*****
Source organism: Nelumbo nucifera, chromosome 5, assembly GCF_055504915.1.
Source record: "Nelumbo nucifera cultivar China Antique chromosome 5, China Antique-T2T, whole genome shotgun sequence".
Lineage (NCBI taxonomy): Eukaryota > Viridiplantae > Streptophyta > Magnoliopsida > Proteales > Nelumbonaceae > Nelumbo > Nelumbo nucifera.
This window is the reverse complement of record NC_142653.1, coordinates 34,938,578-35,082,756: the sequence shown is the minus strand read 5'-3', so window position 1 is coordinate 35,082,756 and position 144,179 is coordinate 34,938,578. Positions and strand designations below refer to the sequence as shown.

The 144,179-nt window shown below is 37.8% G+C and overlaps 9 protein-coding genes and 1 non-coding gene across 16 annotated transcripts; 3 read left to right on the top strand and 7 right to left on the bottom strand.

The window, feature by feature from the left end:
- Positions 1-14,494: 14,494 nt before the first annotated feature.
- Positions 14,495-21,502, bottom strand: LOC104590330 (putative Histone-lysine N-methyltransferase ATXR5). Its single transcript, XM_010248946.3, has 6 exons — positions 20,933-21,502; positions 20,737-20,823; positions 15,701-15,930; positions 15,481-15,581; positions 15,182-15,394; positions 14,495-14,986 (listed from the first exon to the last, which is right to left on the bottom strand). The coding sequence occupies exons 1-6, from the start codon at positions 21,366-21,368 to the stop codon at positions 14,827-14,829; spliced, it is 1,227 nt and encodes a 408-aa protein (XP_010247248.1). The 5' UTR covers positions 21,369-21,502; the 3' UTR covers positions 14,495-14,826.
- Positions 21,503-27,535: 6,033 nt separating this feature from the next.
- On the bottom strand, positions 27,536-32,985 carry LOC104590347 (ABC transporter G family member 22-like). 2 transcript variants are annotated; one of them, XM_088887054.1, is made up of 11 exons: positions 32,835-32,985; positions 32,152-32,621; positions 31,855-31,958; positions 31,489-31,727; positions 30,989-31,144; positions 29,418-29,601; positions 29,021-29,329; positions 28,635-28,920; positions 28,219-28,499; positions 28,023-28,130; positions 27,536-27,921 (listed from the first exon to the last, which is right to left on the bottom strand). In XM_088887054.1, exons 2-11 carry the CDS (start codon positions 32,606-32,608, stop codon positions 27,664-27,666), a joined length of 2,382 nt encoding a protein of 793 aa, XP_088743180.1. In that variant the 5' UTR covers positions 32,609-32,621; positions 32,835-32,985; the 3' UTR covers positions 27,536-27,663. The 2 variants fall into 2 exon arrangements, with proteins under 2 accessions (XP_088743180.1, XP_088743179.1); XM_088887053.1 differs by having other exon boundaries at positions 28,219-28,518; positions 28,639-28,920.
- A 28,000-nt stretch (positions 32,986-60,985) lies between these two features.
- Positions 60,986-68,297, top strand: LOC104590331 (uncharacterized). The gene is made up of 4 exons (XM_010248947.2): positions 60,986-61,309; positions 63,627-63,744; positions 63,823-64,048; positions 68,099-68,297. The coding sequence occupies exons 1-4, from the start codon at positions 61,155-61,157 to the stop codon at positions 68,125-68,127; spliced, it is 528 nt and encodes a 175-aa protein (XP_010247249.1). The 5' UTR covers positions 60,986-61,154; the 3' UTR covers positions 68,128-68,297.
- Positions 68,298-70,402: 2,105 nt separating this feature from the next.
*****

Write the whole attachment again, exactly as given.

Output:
Source organism: Nelumbo nucifera, chromosome 5, assembly GCF_055504915.1.
Source record: "Nelumbo nucifera cultivar China Antique chromosome 5, China Antique-T2T, whole genome shotgun sequence".
Lineage (NCBI taxonomy): Eukaryota > Viridiplantae > Streptophyta > Magnoliopsida > Proteales > Nelumbonaceae > Nelumbo > Nelumbo nucifera.
This window is the reverse complement of record NC_142653.1, coordinates 34,938,578-35,082,756: the sequence shown is the minus strand read 5'-3', so window position 1 is coordinate 35,082,756 and position 144,179 is coordinate 34,938,578. Positions and strand designations below refer to the sequence as shown.

The 144,179-nt window shown below is 37.8% G+C and overlaps 9 protein-coding genes and 1 non-coding gene across 16 annotated transcripts; 3 read left to right on the top strand and 7 right to left on the bottom strand.

The window, feature by feature from the left end:
- Positions 1-14,494: 14,494 nt before the first annotated feature.
- Positions 14,495-21,502, bottom strand: LOC104590330 (putative Histone-lysine N-methyltransferase ATXR5). Its single transcript, XM_010248946.3, has 6 exons — positions 20,933-21,502; positions 20,737-20,823; positions 15,701-15,930; positions 15,481-15,581; positions 15,182-15,394; positions 14,495-14,986 (listed from the first exon to the last, which is right to left on the bottom strand). The coding sequence occupies exons 1-6, from the start codon at positions 21,366-21,368 to the stop codon at positions 14,827-14,829; spliced, it is 1,227 nt and encodes a 408-aa protein (XP_010247248.1). The 5' UTR covers positions 21,369-21,502; the 3' UTR covers positions 14,495-14,826.
- Positions 21,503-27,535: 6,033 nt separating this feature from the next.
- On the bottom strand, positions 27,536-32,985 carry LOC104590347 (ABC transporter G family member 22-like). 2 transcript variants are annotated; one of them, XM_088887054.1, is made up of 11 exons: positions 32,835-32,985; positions 32,152-32,621; positions 31,855-31,958; positions 31,489-31,727; positions 30,989-31,144; positions 29,418-29,601; positions 29,021-29,329; positions 28,635-28,920; positions 28,219-28,499; positions 28,023-28,130; positions 27,536-27,921 (listed from the first exon to the last, which is right to left on the bottom strand). In XM_088887054.1, exons 2-11 carry the CDS (start codon positions 32,606-32,608, stop codon positions 27,664-27,666), a joined length of 2,382 nt encoding a protein of 793 aa, XP_088743180.1. In that variant the 5' UTR covers positions 32,609-32,621; positions 32,835-32,985; the 3' UTR covers positions 27,536-27,663. The 2 variants fall into 2 exon arrangements, with proteins under 2 accessions (XP_088743180.1, XP_088743179.1); XM_088887053.1 differs by having other exon boundaries at positions 28,219-28,518; positions 28,639-28,920.
- A 28,000-nt stretch (positions 32,986-60,985) lies between these two features.
- Positions 60,986-68,297, top strand: LOC104590331 (uncharacterized). The gene is made up of 4 exons (XM_010248947.2): positions 60,986-61,309; positions 63,627-63,744; positions 63,823-64,048; positions 68,099-68,297. The coding sequence occupies exons 1-4, from the start codon at positions 61,155-61,157 to the stop codon at positions 68,125-68,127; spliced, it is 528 nt and encodes a 175-aa protein (XP_010247249.1). The 5' UTR covers positions 60,986-61,154; the 3' UTR covers positions 68,128-68,297.
- Positions 68,298-70,402: 2,105 nt separating this feature from the next.